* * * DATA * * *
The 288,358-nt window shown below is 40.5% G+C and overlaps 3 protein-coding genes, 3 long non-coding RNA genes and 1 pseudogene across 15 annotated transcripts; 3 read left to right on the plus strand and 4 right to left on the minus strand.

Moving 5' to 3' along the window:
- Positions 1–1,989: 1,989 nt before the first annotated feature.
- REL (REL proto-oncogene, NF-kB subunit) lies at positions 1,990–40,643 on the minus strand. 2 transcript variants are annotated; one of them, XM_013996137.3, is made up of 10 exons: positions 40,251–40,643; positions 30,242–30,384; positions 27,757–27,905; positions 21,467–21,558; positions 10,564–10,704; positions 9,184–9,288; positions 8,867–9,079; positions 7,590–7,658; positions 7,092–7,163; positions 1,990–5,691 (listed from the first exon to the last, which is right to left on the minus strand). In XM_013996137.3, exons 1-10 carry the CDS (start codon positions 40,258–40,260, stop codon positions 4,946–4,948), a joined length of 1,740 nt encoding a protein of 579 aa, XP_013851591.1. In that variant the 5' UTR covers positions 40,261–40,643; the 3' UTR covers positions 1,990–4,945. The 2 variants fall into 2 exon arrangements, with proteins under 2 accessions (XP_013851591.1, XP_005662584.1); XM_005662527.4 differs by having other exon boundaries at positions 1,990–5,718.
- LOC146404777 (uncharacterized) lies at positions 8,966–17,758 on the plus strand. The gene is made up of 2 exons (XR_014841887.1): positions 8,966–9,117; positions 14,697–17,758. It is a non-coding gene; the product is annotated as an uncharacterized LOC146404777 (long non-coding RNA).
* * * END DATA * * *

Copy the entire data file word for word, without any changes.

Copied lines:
The 288,358-nt window shown below is 40.5% G+C and overlaps 3 protein-coding genes, 3 long non-coding RNA genes and 1 pseudogene across 15 annotated transcripts; 3 read left to right on the plus strand and 4 right to left on the minus strand.

Moving 5' to 3' along the window:
- Positions 1–1,989: 1,989 nt before the first annotated feature.
- REL (REL proto-oncogene, NF-kB subunit) lies at positions 1,990–40,643 on the minus strand. 2 transcript variants are annotated; one of them, XM_013996137.3, is made up of 10 exons: positions 40,251–40,643; positions 30,242–30,384; positions 27,757–27,905; positions 21,467–21,558; positions 10,564–10,704; positions 9,184–9,288; positions 8,867–9,079; positions 7,590–7,658; positions 7,092–7,163; positions 1,990–5,691 (listed from the first exon to the last, which is right to left on the minus strand). In XM_013996137.3, exons 1-10 carry the CDS (start codon positions 40,258–40,260, stop codon positions 4,946–4,948), a joined length of 1,740 nt encoding a protein of 579 aa, XP_013851591.1. In that variant the 5' UTR covers positions 40,261–40,643; the 3' UTR covers positions 1,990–4,945. The 2 variants fall into 2 exon arrangements, with proteins under 2 accessions (XP_013851591.1, XP_005662584.1); XM_005662527.4 differs by having other exon boundaries at positions 1,990–5,718.
- LOC146404777 (uncharacterized) lies at positions 8,966–17,758 on the plus strand. The gene is made up of 2 exons (XR_014841887.1): positions 8,966–9,117; positions 14,697–17,758. It is a non-coding gene; the product is annotated as an uncharacterized LOC146404777 (long non-coding RNA).